We — my only real colleague and I — have both decided, independently of one another, that we are no longer unhappy with Maringouin, our town, or even with Vichy State, our university. It is our main department that dogs us, by undermining our senses of self and professional expertise. I, meanwhile, have been talking to this post, which is really about another post.
As we know, I am against (most standard) academic advice for reasons the original poster (whom I have not read directly) articulates: either you are interested, and you know what you are doing, and you develop a method, or you are not and you do not. The manuals designed to convert non researchers into researchers are misguided, in their efforts to mechanically convert non research oriented people into productive machines. One needs to learn the secrets of any profession and tricks of every trade, yes, but that is a different matter.
I don’t agree that just wanting something is enough to give one the strength to surmount all obstacles. And my own worst problem is not lack of desire but the feeling that I do not deserve to do this work. There are historical reasons for that, which I have discussed before. My remedy now comes in the form of short sentences, designed to dissipate the complex knot of misguided thoughts that tells me I do not deserve this and I cannot do it because it is not mine to do.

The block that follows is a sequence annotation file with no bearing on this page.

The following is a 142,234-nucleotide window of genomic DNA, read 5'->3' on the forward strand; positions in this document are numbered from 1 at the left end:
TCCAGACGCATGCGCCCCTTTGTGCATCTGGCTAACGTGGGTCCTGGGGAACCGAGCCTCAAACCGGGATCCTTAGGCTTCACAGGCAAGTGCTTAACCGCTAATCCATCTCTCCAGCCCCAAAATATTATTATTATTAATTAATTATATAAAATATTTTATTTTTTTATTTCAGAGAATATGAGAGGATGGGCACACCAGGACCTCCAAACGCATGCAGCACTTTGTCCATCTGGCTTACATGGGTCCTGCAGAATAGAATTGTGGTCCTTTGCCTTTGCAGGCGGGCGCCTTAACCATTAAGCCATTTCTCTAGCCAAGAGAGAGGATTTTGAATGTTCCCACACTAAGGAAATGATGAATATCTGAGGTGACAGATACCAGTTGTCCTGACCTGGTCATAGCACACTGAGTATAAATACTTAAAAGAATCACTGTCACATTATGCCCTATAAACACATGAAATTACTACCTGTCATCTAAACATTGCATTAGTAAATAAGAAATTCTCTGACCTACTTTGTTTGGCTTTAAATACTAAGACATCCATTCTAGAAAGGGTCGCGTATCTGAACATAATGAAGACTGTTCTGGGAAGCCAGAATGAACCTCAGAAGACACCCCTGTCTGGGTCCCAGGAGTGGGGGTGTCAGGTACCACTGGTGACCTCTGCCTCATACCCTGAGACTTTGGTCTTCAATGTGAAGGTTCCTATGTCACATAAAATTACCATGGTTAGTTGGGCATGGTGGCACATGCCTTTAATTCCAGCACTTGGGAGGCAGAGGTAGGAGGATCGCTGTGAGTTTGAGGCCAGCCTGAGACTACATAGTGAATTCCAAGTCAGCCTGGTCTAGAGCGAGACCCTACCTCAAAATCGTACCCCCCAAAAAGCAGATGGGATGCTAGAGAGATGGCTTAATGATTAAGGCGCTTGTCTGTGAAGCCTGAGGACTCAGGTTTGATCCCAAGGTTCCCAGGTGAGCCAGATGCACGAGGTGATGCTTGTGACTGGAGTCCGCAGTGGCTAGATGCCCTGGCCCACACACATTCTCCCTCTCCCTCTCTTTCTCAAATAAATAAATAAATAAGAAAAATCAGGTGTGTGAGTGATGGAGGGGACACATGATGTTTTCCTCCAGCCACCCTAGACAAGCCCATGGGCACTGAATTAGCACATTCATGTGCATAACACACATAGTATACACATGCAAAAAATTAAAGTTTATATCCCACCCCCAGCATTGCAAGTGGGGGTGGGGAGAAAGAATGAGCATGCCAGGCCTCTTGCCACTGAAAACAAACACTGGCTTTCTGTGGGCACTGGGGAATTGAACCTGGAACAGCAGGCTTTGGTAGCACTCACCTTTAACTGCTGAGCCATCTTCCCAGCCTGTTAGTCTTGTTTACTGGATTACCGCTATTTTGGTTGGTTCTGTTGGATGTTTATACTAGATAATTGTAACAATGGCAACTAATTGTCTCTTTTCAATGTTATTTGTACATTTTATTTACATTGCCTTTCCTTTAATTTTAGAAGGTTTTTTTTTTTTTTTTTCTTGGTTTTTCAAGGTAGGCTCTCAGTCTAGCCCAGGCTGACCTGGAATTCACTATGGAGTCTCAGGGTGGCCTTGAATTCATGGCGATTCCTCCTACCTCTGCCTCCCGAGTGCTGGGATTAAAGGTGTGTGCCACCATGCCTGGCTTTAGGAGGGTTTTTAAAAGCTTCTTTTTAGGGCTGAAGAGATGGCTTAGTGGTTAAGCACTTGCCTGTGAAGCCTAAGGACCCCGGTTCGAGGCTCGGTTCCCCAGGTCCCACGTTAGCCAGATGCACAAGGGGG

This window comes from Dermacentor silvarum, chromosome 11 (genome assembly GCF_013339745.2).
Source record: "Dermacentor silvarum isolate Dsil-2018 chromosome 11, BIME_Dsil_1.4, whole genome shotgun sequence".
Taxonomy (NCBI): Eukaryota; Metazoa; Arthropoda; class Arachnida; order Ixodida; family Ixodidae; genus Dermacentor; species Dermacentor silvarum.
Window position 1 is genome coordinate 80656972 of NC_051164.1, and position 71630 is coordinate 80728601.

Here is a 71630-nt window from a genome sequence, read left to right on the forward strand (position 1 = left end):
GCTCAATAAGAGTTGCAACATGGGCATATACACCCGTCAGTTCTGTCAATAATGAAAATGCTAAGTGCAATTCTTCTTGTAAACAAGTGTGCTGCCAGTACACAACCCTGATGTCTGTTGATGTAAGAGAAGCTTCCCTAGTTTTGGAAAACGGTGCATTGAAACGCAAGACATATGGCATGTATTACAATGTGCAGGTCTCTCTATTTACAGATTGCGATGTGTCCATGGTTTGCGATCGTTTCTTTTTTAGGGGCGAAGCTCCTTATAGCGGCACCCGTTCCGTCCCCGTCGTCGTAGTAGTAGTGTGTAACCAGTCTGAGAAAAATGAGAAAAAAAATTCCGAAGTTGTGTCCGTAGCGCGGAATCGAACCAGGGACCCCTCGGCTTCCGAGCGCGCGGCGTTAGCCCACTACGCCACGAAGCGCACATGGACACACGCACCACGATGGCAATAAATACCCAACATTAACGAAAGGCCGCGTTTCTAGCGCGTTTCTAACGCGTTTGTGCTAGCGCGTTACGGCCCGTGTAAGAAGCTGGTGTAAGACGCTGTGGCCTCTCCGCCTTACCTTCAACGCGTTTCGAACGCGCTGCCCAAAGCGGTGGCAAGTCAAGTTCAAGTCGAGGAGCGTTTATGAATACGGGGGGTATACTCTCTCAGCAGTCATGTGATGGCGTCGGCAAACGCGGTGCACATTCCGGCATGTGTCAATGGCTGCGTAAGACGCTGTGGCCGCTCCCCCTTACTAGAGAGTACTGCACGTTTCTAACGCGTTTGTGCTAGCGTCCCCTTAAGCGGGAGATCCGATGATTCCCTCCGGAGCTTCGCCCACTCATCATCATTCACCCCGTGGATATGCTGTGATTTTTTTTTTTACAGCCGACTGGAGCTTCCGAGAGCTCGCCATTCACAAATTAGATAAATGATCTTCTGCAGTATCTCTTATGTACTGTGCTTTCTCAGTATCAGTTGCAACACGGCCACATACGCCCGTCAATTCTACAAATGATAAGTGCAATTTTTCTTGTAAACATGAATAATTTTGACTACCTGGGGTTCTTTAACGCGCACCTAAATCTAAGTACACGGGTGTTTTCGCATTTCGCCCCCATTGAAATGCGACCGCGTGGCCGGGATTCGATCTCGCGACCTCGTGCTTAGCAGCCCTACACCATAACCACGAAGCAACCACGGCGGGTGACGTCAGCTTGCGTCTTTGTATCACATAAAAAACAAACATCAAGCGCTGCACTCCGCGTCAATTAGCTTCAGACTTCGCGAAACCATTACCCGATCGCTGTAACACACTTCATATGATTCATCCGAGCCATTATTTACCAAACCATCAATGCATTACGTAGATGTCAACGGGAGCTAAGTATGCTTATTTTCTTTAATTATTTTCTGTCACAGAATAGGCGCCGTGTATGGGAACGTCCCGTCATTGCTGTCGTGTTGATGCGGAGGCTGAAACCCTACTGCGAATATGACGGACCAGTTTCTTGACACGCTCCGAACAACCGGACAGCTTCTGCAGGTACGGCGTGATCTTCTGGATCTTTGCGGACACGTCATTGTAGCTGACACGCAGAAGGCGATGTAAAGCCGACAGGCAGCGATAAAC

I used to explain the mental fog that comes over me by saying I was not interested in the work. That is why I have detached from it, I would say. At these times it is really myself with whom I have lost touch. (I should write a crime drama about it, in which either I or my work have been kidnapped, or both, and we must be reconciled.)
Now when the fog comes over me, rather than ask whether I have the right work methods, or whether I am actually interested in what I am doing, I counter demons by saying: I am a person. I am right about curriculum (there is a context for that statement); I have professional expertise; I have good research insights; I would do well to fight on my own side rather than against myself; and most importantly, this work is mine.